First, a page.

Contributed by Chelsea Wicks, M.D.
We love it when children are active and I love it when I see little bruises on the shins of my patients, war wounds from play time. But, with all the fun, more serious injuries can occur as well.
It can be very difficult to know when to let things heal spontaneously and when wounds need to be evaluated and cared for. There are two main reasons that stitches would be used. First is to protect the open wound from getting infected, and the second is to minimize scarring.
Determining if a Wound Needs Stitches
There are three main things to identify when determining if a wound needs stitches: depth, width and location. If it is deep enough that you can see the yellow, fatty tissue, there is a good chance it may need to be closed with stitches but not always. If it is gaping open and the edges of the wound cannot be easily pulled together, stitches will likely help close it up for better healing. Finally, if it is located on a place of the body that moves and stretches a lot, stitches will again likely be beneficial.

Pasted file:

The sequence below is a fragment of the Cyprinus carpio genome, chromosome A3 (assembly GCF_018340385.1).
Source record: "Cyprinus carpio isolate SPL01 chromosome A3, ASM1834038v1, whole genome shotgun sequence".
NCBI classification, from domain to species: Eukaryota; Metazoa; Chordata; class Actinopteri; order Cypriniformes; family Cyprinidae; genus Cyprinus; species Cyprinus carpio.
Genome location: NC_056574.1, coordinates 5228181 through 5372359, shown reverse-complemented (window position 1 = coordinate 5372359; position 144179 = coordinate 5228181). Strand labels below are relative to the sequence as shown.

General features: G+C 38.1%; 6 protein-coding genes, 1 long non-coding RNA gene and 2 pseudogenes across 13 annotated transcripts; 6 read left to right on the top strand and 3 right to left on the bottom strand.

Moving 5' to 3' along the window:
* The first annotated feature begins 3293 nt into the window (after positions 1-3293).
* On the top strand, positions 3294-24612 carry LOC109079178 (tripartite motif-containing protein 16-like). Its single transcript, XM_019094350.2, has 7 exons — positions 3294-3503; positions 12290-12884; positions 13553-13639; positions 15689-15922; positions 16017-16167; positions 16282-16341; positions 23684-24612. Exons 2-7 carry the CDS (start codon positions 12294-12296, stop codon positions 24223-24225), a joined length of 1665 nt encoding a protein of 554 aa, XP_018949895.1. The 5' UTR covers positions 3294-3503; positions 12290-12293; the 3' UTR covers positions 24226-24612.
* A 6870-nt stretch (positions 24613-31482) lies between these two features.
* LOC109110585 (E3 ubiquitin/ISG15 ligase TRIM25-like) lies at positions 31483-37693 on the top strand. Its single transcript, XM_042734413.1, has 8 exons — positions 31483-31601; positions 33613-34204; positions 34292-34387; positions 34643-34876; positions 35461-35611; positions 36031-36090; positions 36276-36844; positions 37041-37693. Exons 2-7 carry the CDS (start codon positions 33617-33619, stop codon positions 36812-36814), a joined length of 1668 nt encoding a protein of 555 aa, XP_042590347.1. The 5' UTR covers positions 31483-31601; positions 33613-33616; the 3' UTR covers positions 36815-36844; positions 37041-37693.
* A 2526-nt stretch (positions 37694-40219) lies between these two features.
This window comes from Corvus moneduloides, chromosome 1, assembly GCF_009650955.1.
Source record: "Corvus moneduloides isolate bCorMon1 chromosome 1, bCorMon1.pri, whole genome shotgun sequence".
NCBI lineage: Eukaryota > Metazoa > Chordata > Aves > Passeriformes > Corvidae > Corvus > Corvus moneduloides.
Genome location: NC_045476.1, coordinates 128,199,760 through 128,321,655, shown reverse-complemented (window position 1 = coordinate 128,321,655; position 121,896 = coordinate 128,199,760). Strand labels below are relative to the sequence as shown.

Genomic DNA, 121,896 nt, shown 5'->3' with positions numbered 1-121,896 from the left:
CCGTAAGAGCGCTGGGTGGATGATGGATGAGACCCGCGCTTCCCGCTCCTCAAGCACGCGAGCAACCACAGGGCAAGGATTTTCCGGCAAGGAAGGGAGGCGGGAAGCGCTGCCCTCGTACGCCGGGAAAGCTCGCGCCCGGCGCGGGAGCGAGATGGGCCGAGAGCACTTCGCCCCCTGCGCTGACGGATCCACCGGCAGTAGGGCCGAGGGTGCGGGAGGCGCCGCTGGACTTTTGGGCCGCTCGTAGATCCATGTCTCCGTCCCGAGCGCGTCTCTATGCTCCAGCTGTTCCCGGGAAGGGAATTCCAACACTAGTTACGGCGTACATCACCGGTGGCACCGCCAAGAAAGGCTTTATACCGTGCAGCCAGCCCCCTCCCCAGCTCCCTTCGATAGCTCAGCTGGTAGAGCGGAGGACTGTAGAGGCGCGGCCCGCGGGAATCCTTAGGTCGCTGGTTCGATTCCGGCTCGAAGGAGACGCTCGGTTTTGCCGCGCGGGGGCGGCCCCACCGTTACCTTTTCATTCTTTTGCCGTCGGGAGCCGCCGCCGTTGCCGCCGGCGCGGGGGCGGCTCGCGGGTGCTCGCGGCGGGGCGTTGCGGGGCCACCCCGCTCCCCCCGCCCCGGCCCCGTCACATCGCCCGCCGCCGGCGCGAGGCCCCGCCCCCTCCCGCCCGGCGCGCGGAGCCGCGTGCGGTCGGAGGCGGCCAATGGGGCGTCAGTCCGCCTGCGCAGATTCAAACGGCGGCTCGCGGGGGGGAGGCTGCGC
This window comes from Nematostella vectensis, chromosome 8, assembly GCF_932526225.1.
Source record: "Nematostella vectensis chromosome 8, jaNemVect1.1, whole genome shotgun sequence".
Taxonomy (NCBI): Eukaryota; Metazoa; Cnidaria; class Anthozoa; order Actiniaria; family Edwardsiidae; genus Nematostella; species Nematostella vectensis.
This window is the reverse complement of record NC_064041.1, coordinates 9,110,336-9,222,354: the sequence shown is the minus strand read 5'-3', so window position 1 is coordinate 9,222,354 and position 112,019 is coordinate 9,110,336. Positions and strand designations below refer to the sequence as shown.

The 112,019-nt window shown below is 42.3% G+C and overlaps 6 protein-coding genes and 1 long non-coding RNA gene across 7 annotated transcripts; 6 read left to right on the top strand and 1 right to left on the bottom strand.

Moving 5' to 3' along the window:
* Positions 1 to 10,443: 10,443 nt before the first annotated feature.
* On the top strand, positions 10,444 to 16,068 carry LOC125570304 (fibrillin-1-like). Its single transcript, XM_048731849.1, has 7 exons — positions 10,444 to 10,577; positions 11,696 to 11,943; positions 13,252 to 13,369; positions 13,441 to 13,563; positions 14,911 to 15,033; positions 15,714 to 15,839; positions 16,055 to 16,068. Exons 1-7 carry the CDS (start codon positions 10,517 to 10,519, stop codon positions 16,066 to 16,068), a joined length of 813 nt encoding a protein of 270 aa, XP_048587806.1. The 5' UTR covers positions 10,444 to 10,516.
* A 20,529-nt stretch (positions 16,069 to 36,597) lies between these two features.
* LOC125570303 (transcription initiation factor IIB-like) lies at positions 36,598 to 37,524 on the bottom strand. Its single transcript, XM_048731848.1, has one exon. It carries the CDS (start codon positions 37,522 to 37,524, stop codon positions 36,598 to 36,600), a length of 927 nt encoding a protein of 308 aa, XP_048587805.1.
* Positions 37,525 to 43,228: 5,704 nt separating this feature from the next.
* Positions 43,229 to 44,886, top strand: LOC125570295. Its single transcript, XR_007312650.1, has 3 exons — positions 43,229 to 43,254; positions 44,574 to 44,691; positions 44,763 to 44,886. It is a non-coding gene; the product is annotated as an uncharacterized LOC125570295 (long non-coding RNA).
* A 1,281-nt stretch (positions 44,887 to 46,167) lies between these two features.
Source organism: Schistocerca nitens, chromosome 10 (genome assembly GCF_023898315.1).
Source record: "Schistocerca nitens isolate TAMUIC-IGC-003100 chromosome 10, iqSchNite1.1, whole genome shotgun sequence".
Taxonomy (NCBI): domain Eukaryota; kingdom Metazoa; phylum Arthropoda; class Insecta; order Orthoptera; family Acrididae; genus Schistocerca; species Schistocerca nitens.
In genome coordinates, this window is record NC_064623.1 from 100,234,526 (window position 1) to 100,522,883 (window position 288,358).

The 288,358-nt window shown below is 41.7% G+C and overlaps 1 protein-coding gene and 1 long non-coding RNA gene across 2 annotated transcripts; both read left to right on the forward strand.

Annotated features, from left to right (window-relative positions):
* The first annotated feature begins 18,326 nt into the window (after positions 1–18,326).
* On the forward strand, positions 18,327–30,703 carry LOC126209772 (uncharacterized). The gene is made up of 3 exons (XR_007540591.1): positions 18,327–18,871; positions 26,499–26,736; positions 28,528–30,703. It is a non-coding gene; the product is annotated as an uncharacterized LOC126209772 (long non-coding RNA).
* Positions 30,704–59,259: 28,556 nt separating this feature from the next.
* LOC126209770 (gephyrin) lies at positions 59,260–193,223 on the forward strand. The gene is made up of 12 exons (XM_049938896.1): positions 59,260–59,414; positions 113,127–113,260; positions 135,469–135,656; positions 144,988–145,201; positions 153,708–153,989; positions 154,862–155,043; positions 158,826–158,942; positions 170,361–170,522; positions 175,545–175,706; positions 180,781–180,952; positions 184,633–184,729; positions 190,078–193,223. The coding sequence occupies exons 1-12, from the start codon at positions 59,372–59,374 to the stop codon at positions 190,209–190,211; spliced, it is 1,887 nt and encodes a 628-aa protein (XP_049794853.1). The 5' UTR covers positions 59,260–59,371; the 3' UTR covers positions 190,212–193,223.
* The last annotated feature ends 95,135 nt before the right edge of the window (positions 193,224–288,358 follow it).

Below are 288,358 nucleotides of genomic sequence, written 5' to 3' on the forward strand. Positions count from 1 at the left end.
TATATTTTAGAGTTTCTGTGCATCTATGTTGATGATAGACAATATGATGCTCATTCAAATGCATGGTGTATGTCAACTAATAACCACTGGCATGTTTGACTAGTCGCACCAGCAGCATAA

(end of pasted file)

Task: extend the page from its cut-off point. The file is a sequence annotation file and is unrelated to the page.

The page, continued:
It is important if you think stitches might be necessary for a wound to have it evaluated within 24 hours, earlier is even better. Once it gets beyond that time frame, there is a higher risk of trapping infection in the wound with stitches so it then has to heal on its own. If it is not a major wound with active bleeding or other complications, most urgent cares and some primary care offices are appropriate to take your child to for stitches. Otherwise, go to the emergency room.
Other reasons to have your child evaluated for a wound include injury due to human or animal bites, a contaminated wound that cannot be cleaned easily or if the child has not had a tetanus vaccine within the past five years.